"Like a beautiful woman, which made me suffer a bit before I could have it"

woensdag 27 juli 2011

zaterdag 23 juli 2011

Photoshoot!

23/07/2011 Photoshoot (before pic's)
Aaah i love the smell of rust in the morning!

vrijdag 22 juli 2011

zondag 17 juli 2011

vrijdag 15 juli 2011

How (not) to buy a triumph spitfire!

Rusty cheap dirty old leaking but running Triumph Spitfire IV
Best of all. My 1971 spitfire on his way home! :-)

I was looking for a new project after my Little Bsa Bantam.
It sure took a while to find a car i really like.
And it will take a great deal of time to get things right!

Tuning Multi-Carbs


How to tune the HS Type Carburetter

Spitfired.co.uk

A great site about the spitfire 1500 model! With great how to & links to dealers!

woensdag 13 juli 2011

Mods for the Spitfire engine

Radiators + Fans
The standard radiator in perfect condition is adequate for an unmodified engine, a wider one or one with 4 core channels will be what is needed for a tuned engine
Very expensive aluminium ones are available as they are lighter and dissipate heat better, at about £300 a piece you should ask yourself if you really need one though.

The standard fan provides not much cooling at low rpm when it is needed and too much at high revs when you are getting plenty of air flow naturally. The later Viscous fan is much better but is still not as good as an electric fan mounted in front of the radiator.
The electric fan consumes much less horsepower as it is far more efficient than the mechanically driven one and is only switched on when in heavy traffic anyway.
If you don't fancy the cost, get one from virtually any modern car breakers yard and you can probably fit it.
You should chuck the old fan away now as it blows air which interferes with the suck electric fan. That will gain you up to about 4 Bhp as the engine no longer has to drive round that old fan.

Oil Cooler
An oil cooler is just a miniature water radiator but made much more robustly to handle the higher pressures.
I think oil coolers are very good and should be fitted. Basically when Triumph designed the Spit engine in the dark ages people didn't go bombing down the motorway at 90 Mph all day.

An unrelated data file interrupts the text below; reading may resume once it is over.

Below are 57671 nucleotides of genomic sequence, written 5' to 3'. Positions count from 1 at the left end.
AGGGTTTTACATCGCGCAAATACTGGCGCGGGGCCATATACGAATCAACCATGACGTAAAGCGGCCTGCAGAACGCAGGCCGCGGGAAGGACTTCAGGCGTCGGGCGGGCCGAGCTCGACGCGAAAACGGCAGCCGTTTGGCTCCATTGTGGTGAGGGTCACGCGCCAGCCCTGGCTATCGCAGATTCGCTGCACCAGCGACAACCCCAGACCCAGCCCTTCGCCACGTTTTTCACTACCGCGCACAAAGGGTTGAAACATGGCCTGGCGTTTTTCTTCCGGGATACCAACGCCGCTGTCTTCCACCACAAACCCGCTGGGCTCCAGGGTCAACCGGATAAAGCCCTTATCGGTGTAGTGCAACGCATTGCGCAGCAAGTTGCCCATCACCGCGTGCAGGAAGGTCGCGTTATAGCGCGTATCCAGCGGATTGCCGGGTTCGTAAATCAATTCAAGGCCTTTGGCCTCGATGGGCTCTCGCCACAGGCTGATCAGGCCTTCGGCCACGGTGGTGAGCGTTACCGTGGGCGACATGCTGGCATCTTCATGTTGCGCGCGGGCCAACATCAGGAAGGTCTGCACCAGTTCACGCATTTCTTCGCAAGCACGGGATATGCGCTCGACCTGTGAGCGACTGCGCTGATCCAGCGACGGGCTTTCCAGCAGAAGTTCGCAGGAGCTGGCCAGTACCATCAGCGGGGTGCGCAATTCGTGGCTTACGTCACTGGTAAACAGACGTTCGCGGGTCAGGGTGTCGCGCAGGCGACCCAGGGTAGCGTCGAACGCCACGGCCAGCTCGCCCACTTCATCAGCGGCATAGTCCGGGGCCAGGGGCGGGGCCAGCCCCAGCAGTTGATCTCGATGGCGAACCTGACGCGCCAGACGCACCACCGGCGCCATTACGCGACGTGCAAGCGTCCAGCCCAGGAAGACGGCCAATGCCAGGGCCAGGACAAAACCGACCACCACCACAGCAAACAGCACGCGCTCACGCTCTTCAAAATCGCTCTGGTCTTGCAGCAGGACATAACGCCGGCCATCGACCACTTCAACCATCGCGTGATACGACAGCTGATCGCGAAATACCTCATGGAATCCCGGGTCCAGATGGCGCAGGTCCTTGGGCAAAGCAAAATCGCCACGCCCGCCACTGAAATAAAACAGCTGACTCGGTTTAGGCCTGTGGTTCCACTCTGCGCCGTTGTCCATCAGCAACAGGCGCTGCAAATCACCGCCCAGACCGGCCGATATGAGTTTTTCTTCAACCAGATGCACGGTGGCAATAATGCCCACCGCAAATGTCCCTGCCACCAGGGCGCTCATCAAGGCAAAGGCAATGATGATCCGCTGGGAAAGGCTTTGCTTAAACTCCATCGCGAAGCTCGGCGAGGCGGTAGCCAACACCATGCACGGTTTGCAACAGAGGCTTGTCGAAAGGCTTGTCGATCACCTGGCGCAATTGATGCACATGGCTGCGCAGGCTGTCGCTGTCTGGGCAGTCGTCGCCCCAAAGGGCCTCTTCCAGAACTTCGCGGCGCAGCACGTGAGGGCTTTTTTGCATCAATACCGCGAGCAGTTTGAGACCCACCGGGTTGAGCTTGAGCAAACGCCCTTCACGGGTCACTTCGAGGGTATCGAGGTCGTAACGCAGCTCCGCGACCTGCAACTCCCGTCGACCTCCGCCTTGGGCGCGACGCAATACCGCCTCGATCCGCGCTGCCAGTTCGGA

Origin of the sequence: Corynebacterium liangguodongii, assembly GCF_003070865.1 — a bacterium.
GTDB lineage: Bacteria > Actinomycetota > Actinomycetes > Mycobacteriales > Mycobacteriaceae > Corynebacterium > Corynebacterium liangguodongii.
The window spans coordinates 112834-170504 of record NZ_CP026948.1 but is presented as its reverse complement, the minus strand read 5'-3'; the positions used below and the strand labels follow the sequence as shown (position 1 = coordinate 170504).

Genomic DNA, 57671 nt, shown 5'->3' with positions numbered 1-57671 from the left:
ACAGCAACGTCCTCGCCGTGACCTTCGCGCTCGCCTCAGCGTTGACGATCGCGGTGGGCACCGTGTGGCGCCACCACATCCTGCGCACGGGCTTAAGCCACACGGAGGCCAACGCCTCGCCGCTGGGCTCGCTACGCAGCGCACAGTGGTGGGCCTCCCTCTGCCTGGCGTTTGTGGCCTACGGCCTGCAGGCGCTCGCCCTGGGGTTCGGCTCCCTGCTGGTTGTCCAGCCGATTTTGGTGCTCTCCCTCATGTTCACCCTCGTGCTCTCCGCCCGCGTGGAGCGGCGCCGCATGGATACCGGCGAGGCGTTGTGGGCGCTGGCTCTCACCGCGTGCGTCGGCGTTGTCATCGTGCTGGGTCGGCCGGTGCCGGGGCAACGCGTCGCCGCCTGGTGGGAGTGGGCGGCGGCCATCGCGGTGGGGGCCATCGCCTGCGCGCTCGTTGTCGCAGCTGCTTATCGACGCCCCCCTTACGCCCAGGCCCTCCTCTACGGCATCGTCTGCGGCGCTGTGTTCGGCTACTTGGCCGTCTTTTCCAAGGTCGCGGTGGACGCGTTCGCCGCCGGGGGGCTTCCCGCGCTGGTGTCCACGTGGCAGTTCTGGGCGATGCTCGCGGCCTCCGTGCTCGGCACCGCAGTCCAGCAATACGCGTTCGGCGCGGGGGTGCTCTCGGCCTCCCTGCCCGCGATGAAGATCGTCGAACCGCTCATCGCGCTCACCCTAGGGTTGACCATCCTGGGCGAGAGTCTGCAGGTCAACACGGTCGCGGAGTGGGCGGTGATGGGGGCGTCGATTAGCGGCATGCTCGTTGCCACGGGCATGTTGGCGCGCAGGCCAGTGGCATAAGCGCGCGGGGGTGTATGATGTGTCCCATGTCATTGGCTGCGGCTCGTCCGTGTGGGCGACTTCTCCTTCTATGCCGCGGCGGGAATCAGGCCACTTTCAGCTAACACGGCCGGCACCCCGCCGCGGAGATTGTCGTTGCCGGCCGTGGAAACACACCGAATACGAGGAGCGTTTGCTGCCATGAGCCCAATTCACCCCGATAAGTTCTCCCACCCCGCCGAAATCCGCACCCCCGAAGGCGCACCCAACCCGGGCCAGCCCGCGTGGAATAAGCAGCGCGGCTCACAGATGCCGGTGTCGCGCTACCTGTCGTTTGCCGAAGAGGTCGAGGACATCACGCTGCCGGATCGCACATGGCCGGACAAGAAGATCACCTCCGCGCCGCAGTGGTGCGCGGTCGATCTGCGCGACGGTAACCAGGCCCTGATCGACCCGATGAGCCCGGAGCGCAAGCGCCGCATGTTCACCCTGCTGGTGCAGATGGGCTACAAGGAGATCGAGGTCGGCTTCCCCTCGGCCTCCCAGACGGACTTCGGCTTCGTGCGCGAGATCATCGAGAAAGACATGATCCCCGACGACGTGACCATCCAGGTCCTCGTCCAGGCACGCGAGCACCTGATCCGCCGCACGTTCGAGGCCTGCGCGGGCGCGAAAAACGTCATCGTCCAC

So oil getting too hot and losing its lubrication properties was not a problem, hence no oil cooler. Although it was available at some point as a factory option.

Oil pump
Regardless of which Spitfire engine you use fit the alloy bodied 1500 oil pump, it is superior to earlier models (as well as a bit lighter!) It bolts straight on to all models. Improve its performance as follows:
- Reduce end float to a minimum by carefully lapping the body on a bit of thick plate glass with 1000 grade emery paper.
- Check that the ends of the rotors are smooth and burr free to reduce the chances of them `picking up` some bits of end plate.
- Check that the new pump outlet lines up with the feed hole in the block, you never know with Triumphs!

Pics found on http://www.restaureerjetriumphspitfire.nl
Text found on http://www.totallytriumph.net

maandag 11 juli 2011

Building a Reliable Spitfire Engine for High Performance!

Just found a great link about engine rebuilding!

With the Golden rule:

I read this and it seems to me to be perfect, when building an engine assume NOTHING. Double and triple check everything, all measurements and dimensions. Do not assume that any factory produced item is accurate, "always check everything".

Remember too that Sods Law is always hard at work and likes nothing more than groundless (and possibly very expensive) assumptions on your part. Be sure to avoid Sod by following the `Golden Rule`.


Written by Calum E. Douglas
Hosted & Formatted by Jeff McNeal for
the Totally Triumph Network
Original posting date: March 26, 2001

zondag 10 juli 2011

Soon...

This will very soon start to be a blog about the Triumph Spitfire IV